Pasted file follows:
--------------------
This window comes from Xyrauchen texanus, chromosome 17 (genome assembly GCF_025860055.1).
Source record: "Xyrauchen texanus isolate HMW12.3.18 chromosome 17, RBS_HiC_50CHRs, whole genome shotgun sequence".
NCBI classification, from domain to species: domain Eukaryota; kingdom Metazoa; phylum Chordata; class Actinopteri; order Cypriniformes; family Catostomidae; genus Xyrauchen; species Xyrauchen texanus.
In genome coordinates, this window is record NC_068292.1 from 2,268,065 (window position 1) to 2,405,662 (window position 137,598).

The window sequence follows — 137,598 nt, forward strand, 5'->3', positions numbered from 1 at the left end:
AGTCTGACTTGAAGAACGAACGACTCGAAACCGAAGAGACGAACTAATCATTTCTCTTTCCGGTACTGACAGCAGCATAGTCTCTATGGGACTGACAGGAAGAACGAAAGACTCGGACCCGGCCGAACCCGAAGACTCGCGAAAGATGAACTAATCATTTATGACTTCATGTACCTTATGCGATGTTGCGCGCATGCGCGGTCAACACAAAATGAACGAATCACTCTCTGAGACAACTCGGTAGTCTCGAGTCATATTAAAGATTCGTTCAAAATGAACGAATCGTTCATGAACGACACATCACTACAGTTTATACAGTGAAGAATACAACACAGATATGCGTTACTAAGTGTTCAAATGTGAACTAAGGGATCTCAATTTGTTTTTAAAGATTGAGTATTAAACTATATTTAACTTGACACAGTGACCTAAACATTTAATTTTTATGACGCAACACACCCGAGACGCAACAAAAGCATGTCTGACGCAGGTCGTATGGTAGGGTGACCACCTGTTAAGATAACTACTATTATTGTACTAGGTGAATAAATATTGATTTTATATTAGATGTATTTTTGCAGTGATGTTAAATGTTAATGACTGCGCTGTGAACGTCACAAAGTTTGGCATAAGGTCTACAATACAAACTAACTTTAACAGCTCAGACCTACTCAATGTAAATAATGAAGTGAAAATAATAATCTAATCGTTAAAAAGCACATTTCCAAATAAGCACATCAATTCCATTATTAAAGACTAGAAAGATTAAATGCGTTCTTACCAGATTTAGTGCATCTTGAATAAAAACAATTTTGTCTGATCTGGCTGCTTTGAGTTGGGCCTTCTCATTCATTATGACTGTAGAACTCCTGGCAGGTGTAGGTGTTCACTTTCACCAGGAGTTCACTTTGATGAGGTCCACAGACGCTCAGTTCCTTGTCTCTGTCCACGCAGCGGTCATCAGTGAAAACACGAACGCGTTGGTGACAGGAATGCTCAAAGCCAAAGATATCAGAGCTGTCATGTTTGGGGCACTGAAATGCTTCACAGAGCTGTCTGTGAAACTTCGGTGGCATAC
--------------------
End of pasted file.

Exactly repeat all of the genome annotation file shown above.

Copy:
This window comes from Xyrauchen texanus, chromosome 17 (genome assembly GCF_025860055.1).
Source record: "Xyrauchen texanus isolate HMW12.3.18 chromosome 17, RBS_HiC_50CHRs, whole genome shotgun sequence".
NCBI classification, from domain to species: domain Eukaryota; kingdom Metazoa; phylum Chordata; class Actinopteri; order Cypriniformes; family Catostomidae; genus Xyrauchen; species Xyrauchen texanus.
In genome coordinates, this window is record NC_068292.1 from 2,268,065 (window position 1) to 2,405,662 (window position 137,598).

The window sequence follows — 137,598 nt, forward strand, 5'->3', positions numbered from 1 at the left end:
AGTCTGACTTGAAGAACGAACGACTCGAAACCGAAGAGACGAACTAATCATTTCTCTTTCCGGTACTGACAGCAGCATAGTCTCTATGGGACTGACAGGAAGAACGAAAGACTCGGACCCGGCCGAACCCGAAGACTCGCGAAAGATGAACTAATCATTTATGACTTCATGTACCTTATGCGATGTTGCGCGCATGCGCGGTCAACACAAAATGAACGAATCACTCTCTGAGACAACTCGGTAGTCTCGAGTCATATTAAAGATTCGTTCAAAATGAACGAATCGTTCATGAACGACACATCACTACAGTTTATACAGTGAAGAATACAACACAGATATGCGTTACTAAGTGTTCAAATGTGAACTAAGGGATCTCAATTTGTTTTTAAAGATTGAGTATTAAACTATATTTAACTTGACACAGTGACCTAAACATTTAATTTTTATGACGCAACACACCCGAGACGCAACAAAAGCATGTCTGACGCAGGTCGTATGGTAGGGTGACCACCTGTTAAGATAACTACTATTATTGTACTAGGTGAATAAATATTGATTTTATATTAGATGTATTTTTGCAGTGATGTTAAATGTTAATGACTGCGCTGTGAACGTCACAAAGTTTGGCATAAGGTCTACAATACAAACTAACTTTAACAGCTCAGACCTACTCAATGTAAATAATGAAGTGAAAATAATAATCTAATCGTTAAAAAGCACATTTCCAAATAAGCACATCAATTCCATTATTAAAGACTAGAAAGATTAAATGCGTTCTTACCAGATTTAGTGCATCTTGAATAAAAACAATTTTGTCTGATCTGGCTGCTTTGAGTTGGGCCTTCTCATTCATTATGACTGTAGAACTCCTGGCAGGTGTAGGTGTTCACTTTCACCAGGAGTTCACTTTGATGAGGTCCACAGACGCTCAGTTCCTTGTCTCTGTCCACGCAGCGGTCATCAGTGAAAACACGAACGCGTTGGTGACAGGAATGCTCAAAGCCAAAGATATCAGAGCTGTCATGTTTGGGGCACTGAAATGCTTCACAGAGCTGTCTGTGAAACTTCGGTGGCATAC